Initially, we relied on manual processes using Microsoft Excel. Eventually, we progressed to large workbooks populated by running extensive data sets manually. While this improved speed and accuracy, it also led us to our current breakthrough.
Today, we leverage Microsoft Power BI for most of our internal and external reporting needs. Power BI seamlessly extracts raw data from various systems such as Yardi, WelcomeHome, Paycom, Smartlinx and Google Analytics, consolidating them into a centralized database that updates automatically.
We can effortlessly generate individual reports and customized dashboards for owners, operators and executive directors, providing a comprehensive overview encompassing everything from sales and occupancy to labor.
Investing in business operations can yield additional revenue streams for operators, adding tangible value to back-office infrastructure.
Recently, I was asked whether we would witness the rise of another senior living giant. My answer: probably not. Senior living is fundamentally a local product, with few customers associating a community in one market with the same brand in another. Consequently, we saw a notable shift from national to regional operators within large investment firms.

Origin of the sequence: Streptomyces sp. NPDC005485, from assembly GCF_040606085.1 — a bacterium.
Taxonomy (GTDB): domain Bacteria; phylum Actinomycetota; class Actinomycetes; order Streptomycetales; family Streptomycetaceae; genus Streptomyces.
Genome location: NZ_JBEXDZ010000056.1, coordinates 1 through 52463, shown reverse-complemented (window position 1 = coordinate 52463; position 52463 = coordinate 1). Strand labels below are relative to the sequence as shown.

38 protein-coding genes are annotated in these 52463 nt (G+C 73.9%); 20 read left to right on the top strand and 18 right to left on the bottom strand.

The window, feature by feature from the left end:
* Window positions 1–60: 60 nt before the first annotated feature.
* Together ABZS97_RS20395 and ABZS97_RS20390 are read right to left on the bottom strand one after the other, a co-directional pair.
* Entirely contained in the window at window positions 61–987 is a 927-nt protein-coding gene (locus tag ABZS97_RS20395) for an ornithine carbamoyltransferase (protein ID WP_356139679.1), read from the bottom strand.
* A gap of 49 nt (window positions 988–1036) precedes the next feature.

Nonetheless, there is undeniable value in the scale of business operations. Local operators can benefit significantly from leveraging an established business office infrastructure.
This realization prompted us to establish SR Operating Partners, facilitating joint ventures between local operators and SRI Management’s existing back-office backbone. This year, we proudly launched our first ownership venture, SRI-Midsouth, encompassing eight communities across four states.
By merging local operations with national back-office support, we have discovered the perfect fusion that benefits owners, operators, and, most importantly, the residents we deeply care for. This innovative approach could disrupt the industry, offering the best of both worlds and unlocking hidden potential in senior living business operations.
Seth Walker is a Certified Public Accountant who previously worked for Deloitte and PwC in the financial due diligence arm of mergers and acquisitions. He now is CFO of SRI Management, which operates over 40 independent living, assisted living and memory care communities.